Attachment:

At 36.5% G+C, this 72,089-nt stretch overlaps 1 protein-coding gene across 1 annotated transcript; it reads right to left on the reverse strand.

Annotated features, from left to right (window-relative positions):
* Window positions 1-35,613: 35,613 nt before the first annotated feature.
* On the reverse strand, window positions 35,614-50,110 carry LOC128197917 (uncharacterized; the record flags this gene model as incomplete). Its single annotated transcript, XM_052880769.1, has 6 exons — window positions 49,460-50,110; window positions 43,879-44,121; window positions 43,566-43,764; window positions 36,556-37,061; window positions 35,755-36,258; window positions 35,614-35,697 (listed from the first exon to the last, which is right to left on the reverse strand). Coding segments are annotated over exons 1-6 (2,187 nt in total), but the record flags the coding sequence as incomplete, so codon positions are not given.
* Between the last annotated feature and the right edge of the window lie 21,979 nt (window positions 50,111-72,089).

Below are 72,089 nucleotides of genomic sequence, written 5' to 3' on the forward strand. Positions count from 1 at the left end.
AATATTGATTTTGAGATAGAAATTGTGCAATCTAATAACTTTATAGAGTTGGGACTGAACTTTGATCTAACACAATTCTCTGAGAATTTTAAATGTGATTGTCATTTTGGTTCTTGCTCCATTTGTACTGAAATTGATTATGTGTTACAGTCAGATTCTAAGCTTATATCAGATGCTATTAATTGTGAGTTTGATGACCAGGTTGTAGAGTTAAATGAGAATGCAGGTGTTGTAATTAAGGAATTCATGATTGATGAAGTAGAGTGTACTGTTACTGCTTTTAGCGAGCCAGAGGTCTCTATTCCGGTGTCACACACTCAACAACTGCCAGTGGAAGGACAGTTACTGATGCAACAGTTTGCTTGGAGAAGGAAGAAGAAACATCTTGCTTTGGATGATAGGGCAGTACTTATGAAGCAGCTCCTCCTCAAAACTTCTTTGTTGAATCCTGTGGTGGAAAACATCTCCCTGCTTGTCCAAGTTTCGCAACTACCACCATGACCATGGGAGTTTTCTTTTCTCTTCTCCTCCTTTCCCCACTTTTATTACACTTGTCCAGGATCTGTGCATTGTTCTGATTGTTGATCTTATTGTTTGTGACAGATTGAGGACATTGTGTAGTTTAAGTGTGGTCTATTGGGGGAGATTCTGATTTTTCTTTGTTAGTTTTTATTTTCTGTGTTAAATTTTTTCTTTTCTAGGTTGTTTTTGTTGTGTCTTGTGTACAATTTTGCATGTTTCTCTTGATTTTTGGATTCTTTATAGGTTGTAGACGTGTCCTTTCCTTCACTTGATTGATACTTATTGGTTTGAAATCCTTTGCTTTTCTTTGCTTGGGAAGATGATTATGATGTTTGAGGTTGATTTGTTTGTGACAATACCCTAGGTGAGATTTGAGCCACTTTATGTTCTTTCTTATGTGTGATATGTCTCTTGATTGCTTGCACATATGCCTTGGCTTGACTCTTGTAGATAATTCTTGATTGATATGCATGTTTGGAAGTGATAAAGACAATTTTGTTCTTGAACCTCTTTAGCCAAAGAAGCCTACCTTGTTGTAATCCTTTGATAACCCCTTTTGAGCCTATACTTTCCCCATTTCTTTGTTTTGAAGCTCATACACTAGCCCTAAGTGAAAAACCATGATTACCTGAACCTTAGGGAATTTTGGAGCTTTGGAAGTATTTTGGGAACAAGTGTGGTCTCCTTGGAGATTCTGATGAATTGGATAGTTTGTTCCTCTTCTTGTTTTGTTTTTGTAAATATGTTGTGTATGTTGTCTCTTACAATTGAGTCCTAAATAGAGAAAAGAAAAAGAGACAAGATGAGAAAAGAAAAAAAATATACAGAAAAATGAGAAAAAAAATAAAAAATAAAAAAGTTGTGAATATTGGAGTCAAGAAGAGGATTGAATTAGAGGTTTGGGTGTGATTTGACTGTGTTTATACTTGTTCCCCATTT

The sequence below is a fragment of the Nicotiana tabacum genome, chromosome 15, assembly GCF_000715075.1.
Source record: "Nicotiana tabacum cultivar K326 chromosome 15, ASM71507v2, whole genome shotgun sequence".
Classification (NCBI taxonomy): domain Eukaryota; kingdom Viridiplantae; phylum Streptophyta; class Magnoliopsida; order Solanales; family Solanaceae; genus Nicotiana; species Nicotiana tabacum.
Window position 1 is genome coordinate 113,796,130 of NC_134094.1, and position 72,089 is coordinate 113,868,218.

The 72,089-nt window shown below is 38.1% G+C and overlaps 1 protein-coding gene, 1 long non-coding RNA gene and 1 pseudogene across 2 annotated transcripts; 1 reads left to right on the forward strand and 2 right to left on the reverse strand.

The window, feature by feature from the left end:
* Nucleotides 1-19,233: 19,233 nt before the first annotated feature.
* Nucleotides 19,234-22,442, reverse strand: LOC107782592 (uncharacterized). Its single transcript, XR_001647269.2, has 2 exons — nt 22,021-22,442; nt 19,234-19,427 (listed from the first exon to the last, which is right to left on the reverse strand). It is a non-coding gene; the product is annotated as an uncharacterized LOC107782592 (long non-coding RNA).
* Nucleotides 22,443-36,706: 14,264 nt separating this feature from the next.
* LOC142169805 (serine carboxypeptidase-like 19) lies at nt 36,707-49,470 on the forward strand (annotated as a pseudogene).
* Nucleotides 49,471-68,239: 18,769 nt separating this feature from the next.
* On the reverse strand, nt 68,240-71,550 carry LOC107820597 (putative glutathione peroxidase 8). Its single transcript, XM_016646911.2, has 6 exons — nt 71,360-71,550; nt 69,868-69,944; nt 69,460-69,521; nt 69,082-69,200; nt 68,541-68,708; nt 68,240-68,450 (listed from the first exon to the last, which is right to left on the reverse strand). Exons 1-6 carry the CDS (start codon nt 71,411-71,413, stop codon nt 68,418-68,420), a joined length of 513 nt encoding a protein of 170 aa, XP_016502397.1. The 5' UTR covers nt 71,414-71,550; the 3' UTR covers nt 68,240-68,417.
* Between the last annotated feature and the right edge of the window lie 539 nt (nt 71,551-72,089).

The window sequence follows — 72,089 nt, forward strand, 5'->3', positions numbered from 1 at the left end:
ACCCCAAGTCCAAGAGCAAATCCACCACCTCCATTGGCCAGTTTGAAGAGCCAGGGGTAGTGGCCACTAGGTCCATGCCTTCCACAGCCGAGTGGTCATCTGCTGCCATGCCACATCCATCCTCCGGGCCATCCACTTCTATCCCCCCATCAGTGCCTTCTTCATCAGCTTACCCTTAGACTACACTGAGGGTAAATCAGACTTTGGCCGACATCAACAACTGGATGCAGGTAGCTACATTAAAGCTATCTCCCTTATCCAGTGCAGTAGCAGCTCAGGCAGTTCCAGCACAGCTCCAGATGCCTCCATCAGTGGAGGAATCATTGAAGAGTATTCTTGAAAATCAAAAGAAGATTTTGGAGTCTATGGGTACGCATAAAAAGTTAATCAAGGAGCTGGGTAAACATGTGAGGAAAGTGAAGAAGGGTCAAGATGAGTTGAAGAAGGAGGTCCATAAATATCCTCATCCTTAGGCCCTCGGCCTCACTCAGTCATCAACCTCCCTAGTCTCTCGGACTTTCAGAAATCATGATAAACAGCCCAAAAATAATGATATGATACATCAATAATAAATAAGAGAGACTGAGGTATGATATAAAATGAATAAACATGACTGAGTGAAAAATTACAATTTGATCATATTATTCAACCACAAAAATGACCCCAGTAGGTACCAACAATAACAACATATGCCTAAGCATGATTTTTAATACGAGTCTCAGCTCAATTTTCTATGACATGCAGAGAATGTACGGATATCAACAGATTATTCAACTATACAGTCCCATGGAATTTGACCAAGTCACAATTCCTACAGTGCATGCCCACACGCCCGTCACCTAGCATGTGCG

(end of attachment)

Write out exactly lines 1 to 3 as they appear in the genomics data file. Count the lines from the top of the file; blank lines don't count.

At 36.5% G+C, this 72,089-nt stretch overlaps 1 protein-coding gene across 1 annotated transcript; it reads right to left on the reverse strand.

Annotated features, from left to right (window-relative positions):
* Window positions 1-35,613: 35,613 nt before the first annotated feature.